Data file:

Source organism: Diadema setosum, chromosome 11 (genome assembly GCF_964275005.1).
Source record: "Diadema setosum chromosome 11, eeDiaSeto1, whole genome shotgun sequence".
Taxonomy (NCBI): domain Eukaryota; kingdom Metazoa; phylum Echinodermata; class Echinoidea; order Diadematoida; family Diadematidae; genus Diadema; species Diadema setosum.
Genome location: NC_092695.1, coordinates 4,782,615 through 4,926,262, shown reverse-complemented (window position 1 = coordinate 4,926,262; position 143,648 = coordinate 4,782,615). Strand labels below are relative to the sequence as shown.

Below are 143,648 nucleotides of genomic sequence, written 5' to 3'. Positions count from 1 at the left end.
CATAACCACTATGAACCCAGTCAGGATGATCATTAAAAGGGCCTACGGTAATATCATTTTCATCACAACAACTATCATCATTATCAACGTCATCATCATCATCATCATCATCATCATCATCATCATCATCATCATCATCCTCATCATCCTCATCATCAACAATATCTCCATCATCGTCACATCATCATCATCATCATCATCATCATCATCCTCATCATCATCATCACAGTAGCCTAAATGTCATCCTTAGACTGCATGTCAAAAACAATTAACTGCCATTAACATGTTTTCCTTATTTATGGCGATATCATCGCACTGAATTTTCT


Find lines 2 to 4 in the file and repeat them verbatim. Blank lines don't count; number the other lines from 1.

Source record: "Diadema setosum chromosome 11, eeDiaSeto1, whole genome shotgun sequence".
Taxonomy (NCBI): domain Eukaryota; kingdom Metazoa; phylum Echinodermata; class Echinoidea; order Diadematoida; family Diadematidae; genus Diadema; species Diadema setosum.
Genome location: NC_092695.1, coordinates 4,782,615 through 4,926,262, shown reverse-complemented (window position 1 = coordinate 4,926,262; position 143,648 = coordinate 4,782,615). Strand labels below are relative to the sequence as shown.